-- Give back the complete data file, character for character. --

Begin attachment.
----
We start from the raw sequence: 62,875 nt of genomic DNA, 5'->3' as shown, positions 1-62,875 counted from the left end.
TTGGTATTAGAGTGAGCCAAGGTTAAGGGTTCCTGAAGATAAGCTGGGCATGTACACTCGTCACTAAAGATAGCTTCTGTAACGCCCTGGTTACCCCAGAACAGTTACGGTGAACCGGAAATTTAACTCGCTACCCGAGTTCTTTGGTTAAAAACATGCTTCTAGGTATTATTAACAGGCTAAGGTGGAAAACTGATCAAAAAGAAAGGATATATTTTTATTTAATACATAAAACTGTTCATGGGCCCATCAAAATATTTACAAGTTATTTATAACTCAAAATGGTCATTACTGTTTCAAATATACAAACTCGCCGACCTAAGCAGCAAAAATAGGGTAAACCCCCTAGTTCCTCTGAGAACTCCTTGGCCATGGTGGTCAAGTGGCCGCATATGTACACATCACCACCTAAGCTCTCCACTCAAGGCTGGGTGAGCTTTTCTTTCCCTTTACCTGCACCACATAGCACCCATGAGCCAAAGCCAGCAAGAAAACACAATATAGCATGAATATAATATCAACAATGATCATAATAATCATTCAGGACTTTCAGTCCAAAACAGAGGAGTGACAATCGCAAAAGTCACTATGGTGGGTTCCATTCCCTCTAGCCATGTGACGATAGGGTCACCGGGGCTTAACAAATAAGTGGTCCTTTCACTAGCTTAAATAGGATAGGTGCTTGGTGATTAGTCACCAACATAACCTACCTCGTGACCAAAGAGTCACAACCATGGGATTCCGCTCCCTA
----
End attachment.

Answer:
We start from the raw sequence: 62,875 nt of genomic DNA, 5'->3' as shown, positions 1-62,875 counted from the left end.
TTGGTATTAGAGTGAGCCAAGGTTAAGGGTTCCTGAAGATAAGCTGGGCATGTACACTCGTCACTAAAGATAGCTTCTGTAACGCCCTGGTTACCCCAGAACAGTTACGGTGAACCGGAAATTTAACTCGCTACCCGAGTTCTTTGGTTAAAAACATGCTTCTAGGTATTATTAACAGGCTAAGGTGGAAAACTGATCAAAAAGAAAGGATATATTTTTATTTAATACATAAAACTGTTCATGGGCCCATCAAAATATTTACAAGTTATTTATAACTCAAAATGGTCATTACTGTTTCAAATATACAAACTCGCCGACCTAAGCAGCAAAAATAGGGTAAACCCCCTAGTTCCTCTGAGAACTCCTTGGCCATGGTGGTCAAGTGGCCGCATATGTACACATCACCACCTAAGCTCTCCACTCAAGGCTGGGTGAGCTTTTCTTTCCCTTTACCTGCACCACATAGCACCCATGAGCCAAAGCCAGCAAGAAAACACAATATAGCATGAATATAATATCAACAATGATCATAATAATCATTCAGGACTTTCAGTCCAAAACAGAGGAGTGACAATCGCAAAAGTCACTATGGTGGGTTCCATTCCCTCTAGCCATGTGACGATAGGGTCACCGGGGCTTAACAAATAAGTGGTCCTTTCACTAGCTTAAATAGGATAGGTGCTTGGTGATTAGTCACCAACATAACCTACCTCGTGACCAAAGAGTCACAACCATGGGATTCCGCTCCCTA